Speaking Standard English is not Elitist

Midwesterner Daniel Lawrence Whitney created Larry the Cable Guy for laughs.
Midwesterner Daniel Lawrence Whitney created "Larry the Cable Guy" for laughs.

In a society that provides free public education to every child of every social, ethnic, and economic background, there’s no justification for the attitude that the ability to speak a standard form of English is the marker and privilege of a particular race or social elite.

Yet millions of young people and immature adults assume the attitude that correct grammar, standard pronunciation, and a large vocabulary are to be avoided at all cost.

A tenth-grader corrected for pronoun use snaps back at the teacher, “I don’t talk that way!” A community college student objects to grammatical corrections on a paper by saying, “we don’t use that kind of language in my family.” Characters in popular television dramas ridicule other characters for using the word “whom,” or for referring to a classic from the English literary canon.

Ignorance is not cool. Equating nonstandard grammar with some sort of tribal pride is playing into the hands of manipulators who profit from class hostilities.

English is not one language. It’s a collection of dialects, some of which have wider uses than others. Some forms of English are considered “standard” and some are not. A standard form of English can be understood by a wider group of English speakers than less familiar dialects. The ability to speak a standard dialect in addition to one’s home dialect is one of the fruits of education.

An educated person learns to use language as a social and economic tool. Educated people have the power to choose the form of expression appropriate in a given set of circumstances. They are able to slip effortlessly from one form of English to another, without any sense of “betraying” their origins.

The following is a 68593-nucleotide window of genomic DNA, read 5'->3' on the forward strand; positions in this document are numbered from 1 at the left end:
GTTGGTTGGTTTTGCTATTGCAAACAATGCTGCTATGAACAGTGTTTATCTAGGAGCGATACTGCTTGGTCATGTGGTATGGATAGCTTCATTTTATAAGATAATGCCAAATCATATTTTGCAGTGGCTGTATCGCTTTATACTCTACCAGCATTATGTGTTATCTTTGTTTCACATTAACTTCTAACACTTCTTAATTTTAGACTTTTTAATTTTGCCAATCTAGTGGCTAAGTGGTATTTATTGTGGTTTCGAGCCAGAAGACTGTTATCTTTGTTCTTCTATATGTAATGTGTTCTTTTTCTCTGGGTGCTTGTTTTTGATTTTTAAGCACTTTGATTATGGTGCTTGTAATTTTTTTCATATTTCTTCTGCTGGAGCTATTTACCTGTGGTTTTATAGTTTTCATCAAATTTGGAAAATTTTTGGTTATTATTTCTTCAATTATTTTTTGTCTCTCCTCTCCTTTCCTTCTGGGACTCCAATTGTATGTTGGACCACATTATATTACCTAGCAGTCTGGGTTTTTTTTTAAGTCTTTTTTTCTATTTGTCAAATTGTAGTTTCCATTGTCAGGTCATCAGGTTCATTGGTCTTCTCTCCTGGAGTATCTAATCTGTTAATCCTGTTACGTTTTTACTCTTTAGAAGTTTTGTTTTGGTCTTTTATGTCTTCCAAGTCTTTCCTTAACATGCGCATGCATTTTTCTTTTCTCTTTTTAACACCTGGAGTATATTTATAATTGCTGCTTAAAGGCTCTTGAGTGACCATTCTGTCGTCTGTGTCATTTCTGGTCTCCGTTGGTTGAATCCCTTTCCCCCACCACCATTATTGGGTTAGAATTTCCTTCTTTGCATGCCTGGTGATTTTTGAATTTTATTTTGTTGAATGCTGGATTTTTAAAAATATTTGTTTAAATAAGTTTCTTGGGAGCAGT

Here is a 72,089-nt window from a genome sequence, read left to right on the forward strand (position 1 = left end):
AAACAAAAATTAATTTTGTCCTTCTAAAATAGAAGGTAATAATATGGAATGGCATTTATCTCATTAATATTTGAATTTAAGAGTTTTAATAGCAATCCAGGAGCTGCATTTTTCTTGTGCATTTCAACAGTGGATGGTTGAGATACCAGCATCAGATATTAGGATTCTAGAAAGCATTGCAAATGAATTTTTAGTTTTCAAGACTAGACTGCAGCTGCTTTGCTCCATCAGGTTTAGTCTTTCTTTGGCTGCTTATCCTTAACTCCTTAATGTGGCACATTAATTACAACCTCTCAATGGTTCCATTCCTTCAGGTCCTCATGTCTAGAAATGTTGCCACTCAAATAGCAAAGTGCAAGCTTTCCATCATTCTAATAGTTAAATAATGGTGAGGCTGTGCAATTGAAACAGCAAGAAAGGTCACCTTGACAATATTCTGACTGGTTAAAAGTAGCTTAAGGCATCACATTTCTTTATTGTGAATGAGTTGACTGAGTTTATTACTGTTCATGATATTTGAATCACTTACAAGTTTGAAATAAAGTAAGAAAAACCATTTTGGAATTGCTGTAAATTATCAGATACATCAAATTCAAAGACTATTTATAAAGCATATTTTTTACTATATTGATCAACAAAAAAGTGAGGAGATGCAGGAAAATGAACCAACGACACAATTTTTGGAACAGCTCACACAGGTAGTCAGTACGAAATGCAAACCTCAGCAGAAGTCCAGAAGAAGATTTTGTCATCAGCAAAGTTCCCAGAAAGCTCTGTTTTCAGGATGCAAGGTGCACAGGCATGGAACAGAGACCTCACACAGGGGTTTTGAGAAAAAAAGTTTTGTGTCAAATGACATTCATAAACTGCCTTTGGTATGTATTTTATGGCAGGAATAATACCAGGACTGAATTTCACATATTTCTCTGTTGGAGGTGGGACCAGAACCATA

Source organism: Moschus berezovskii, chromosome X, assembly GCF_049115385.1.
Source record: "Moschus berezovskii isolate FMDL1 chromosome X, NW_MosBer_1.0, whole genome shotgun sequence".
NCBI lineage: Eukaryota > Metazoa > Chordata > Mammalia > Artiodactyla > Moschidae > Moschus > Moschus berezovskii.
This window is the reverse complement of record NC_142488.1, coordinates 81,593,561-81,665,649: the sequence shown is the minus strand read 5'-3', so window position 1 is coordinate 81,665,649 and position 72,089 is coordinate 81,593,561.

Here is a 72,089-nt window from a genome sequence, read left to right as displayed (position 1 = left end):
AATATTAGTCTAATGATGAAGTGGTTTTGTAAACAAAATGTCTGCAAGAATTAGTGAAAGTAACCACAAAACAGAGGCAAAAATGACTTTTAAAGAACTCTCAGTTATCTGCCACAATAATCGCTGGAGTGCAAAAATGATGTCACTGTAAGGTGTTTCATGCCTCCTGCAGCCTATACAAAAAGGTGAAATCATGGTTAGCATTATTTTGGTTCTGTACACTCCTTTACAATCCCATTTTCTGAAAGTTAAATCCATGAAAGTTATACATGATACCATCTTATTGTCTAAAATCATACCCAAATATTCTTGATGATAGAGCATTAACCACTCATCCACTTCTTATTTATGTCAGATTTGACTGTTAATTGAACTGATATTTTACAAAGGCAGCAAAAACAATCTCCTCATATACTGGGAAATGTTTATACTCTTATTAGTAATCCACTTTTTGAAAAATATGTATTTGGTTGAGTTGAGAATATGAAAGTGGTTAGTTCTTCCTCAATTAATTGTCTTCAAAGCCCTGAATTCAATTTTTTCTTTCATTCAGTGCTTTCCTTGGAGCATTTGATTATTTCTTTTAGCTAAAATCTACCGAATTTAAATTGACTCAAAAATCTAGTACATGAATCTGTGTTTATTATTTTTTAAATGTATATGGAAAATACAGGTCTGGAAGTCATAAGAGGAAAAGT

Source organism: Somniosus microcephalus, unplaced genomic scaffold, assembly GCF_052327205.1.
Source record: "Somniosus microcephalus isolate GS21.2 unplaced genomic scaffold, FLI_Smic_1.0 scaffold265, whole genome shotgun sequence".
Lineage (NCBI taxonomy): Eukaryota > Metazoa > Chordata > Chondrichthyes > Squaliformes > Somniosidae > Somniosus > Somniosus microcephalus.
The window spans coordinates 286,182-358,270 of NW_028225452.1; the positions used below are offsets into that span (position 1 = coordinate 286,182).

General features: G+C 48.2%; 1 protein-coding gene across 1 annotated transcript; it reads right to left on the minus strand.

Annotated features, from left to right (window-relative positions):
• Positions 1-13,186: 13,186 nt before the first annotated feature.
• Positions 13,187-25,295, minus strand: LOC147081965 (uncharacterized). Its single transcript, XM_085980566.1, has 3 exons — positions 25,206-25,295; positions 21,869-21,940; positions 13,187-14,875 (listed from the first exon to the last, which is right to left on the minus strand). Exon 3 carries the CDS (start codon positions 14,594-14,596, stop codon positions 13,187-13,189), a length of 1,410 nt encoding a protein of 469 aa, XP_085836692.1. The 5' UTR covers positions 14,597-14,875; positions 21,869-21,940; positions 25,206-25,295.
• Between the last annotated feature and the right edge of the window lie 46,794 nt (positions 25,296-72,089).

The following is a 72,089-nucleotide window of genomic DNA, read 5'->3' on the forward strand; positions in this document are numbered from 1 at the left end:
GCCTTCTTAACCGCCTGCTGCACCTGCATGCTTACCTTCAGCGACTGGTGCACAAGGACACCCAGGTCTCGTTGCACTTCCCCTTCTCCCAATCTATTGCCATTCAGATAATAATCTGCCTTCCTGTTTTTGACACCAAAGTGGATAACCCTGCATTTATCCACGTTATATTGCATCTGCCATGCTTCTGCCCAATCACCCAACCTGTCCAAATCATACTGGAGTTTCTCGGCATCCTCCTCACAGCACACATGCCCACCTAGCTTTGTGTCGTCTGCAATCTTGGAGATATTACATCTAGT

Speakers who reject standard English are throwing away the most valuable part of their education. They are limiting themselves socially and economically, out of a mistaken notion of what it means to be an individual.

It’s time that educated people started taking pride in being educated, instead of letting themselves be intimidated by the pop culture attitude that people who care about standard English are “grammar Nazis,” and that people who understand the uses of “whom” are “elitist snobs.”

Sloppy clothing and uneducated speech may be suitable accessories to a comedy act. Teachers, coaches, doctors, lawyers, journalists, publicists, television announcers, government officials, executives, and bank tellers can be expected to dress and speak appropriately.

3 Responses

  1. To Lawrence,
    BTW…The rest of the poem has been updated and is as follows…

    “Sticks and stones may break my bones
    But words could never hurt me.”
    And this I knew was surely true
    And truth could not desert me.

    But now I know it is not so.
    I’ve changed the latter part,
    For sticks and stones may break the bones
    But words can break the heart.

    Sticks and stones may break the bones
    But leave the spirit whole,
    But simple words can break the heart
    Or silence crush the soul.

  2. Maeve,

    You made a lot of excellent points in this article. Education, especially education that is well grounded in liberal arts, is a blessing to be forever thankful for.

    Only a fool could be cherish being seen as: uneducated, bad-mannered, barbaric, bearish, cantankerous, churlish, cloddish, clownish, clumsy, coarse, gross, gruff, ill-bred, ill-mannered, or impolite; and the list goes on, but it never gets better.

    The old platitude, “Sticks and stone may break my bones but words will never hurt me,” may sound good but it suffers from a lack of complete truthfulness. Words can hurt and hurt very much, but perhaps not quite so much as lack of a livable income can and most probably will hurt.

    Given the choice, an intelligent, well-adjusted person will always choose a good education as the first step to living a blessed, pleasant life.

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